The Role of Music and How Portal 2 Failed
In an episode of the podcast Irrational Interviews Guillermo del Toro and Ken Levine both agreed that 50% of any story is context. A critical component of establishing context is music. Whether the music is calm, excited or if it’s even present at all frames the expectations of the player on what is about to happen. By building up momentum and excitement the player will be put in mood where he/she will want to keep moving and live up to the expectations set by the soundtrack. If the player instead were to leisurely explore the environment to this soundtrack the dissonance in what is heard and what is seen would make the player think he is doing it wrong somehow. What Portal 2 did for the puzzle rooms was to have subdued ambient music that built up momentum depending on player action. If the player stepped on a jump pad and was thrown across the room the music would temporarily swell in volume and tempo to match the visuals. Not only was the approach novel but the execution was without fault as well. This attention to detail in how to use music most effectively in a game like Portal 2 impressed me and set a high bar for the presentation in the game.
There are two instances in Portal 2 where the music worked to ruin my immersion instead. The first time was about halfway through the game where the story is building up to a dramatic climax. As the player is moving outside of the puzzle rooms towards a showdown the dialogue, the music and the visuals all work effectively to build momentum and excitement that wasn’t present at any point earlier in the game. What happens though is that in the middle of all this built up momentum the game cuts to a load screen without any prior warning and effectively slams the brakes on the experience. The second time is near the end of the game and similar in that the music does not fade out prior to the load screen and is instead sharply cut off in the middle of a piece that is creating the expectation of forward momentum and climax. To betray this expectation that was built up by the music created dissonance that took me out of the experience and ruined immersion. Sharply cutting off music at load screens is something that shouldn’t have to happen anymore in games as some have already gotten around this problem.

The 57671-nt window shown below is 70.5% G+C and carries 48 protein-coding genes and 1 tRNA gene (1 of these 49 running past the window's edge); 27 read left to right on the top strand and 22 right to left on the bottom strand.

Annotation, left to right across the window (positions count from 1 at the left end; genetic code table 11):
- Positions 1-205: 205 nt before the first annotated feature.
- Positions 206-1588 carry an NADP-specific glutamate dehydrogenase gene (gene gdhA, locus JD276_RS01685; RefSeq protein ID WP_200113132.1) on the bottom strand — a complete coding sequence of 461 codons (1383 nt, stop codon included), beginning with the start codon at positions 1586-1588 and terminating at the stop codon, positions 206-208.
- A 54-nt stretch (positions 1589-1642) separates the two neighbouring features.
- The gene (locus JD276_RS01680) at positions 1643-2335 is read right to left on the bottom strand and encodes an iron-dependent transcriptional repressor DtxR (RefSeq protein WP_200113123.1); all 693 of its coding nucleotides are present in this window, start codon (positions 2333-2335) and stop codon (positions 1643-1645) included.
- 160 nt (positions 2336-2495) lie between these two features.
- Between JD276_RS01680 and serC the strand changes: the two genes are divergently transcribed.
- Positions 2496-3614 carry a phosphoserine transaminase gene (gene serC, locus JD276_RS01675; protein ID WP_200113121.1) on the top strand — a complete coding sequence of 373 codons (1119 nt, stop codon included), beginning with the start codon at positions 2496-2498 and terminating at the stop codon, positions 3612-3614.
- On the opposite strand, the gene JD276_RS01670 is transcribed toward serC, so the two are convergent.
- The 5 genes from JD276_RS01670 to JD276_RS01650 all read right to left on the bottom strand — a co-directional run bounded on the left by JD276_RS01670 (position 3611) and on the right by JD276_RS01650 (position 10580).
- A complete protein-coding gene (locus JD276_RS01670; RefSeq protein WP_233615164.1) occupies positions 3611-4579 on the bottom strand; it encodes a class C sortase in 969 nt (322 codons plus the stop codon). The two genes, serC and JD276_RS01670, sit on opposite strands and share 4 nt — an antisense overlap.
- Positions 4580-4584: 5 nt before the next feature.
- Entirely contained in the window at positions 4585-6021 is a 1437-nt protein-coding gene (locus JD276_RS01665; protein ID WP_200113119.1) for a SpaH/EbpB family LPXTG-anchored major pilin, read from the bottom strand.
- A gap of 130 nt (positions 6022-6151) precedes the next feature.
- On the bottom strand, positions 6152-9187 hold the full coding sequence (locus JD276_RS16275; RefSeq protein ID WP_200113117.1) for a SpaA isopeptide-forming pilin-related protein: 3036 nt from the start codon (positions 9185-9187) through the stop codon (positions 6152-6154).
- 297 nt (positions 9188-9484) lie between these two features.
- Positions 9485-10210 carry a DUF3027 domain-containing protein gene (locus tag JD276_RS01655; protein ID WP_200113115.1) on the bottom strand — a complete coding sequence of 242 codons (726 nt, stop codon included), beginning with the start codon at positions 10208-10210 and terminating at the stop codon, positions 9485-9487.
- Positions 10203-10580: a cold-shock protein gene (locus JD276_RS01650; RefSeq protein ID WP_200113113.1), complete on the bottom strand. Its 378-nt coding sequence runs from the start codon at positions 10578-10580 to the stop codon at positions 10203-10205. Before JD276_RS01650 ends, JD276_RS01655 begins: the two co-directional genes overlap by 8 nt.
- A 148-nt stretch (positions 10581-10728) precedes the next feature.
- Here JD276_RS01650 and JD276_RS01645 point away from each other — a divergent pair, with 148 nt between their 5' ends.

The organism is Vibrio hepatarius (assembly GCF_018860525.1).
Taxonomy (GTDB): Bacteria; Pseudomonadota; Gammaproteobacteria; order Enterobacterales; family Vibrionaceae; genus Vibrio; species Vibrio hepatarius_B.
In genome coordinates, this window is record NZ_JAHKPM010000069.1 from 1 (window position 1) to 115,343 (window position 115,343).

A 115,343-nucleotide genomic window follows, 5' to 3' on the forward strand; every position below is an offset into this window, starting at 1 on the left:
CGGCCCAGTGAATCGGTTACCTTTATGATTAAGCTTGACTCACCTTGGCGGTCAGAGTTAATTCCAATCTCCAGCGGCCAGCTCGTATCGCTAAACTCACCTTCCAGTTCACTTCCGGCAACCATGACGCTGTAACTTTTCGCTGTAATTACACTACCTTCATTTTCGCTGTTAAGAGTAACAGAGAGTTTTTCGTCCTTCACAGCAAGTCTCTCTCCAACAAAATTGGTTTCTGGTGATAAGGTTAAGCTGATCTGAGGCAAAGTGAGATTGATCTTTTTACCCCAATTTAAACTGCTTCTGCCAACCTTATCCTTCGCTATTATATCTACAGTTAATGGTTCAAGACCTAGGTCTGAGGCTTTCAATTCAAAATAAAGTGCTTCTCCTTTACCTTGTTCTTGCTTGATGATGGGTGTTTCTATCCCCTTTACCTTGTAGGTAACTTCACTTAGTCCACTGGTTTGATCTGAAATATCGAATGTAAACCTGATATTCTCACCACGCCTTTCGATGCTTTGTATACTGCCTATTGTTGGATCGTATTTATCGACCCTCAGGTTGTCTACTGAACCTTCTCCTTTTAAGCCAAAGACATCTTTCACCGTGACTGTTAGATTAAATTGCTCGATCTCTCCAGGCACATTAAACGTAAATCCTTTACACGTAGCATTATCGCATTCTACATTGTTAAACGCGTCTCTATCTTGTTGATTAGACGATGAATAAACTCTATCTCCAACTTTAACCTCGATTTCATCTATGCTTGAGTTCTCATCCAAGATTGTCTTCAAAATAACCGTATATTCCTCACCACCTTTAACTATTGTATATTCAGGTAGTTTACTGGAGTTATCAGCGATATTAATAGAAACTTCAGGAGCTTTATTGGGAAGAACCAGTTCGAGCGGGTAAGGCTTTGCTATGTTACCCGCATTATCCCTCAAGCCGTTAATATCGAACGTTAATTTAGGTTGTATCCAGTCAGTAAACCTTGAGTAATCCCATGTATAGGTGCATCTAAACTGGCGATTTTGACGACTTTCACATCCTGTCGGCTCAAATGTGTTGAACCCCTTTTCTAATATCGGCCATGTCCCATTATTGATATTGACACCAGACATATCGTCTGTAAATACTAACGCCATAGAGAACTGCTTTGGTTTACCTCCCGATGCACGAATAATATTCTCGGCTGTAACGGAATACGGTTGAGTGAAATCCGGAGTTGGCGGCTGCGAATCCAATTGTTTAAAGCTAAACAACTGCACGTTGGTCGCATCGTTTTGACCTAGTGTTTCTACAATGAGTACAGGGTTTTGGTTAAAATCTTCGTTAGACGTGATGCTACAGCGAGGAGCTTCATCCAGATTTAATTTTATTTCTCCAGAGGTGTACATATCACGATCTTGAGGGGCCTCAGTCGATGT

A game that avoided the problems Portal 2 has is Dreamfall: The Longest Journey. During the opening scenes a man is transported to another dimension in a magical rite and the music builds up to a crescendo that fades during a load screen. The load screen together with the music acts as a cliffhanger and the pause adds excitement instead of frustration. When the player is exploring any hub area the music never stops during load screens and instead gently fades the screen to black and then fades back in when loading is done. If the next area has a new song the game also gently fades from the old track to the new. There are no sharp edges or stutters in the audio experience and this keeps the player engaged at all times.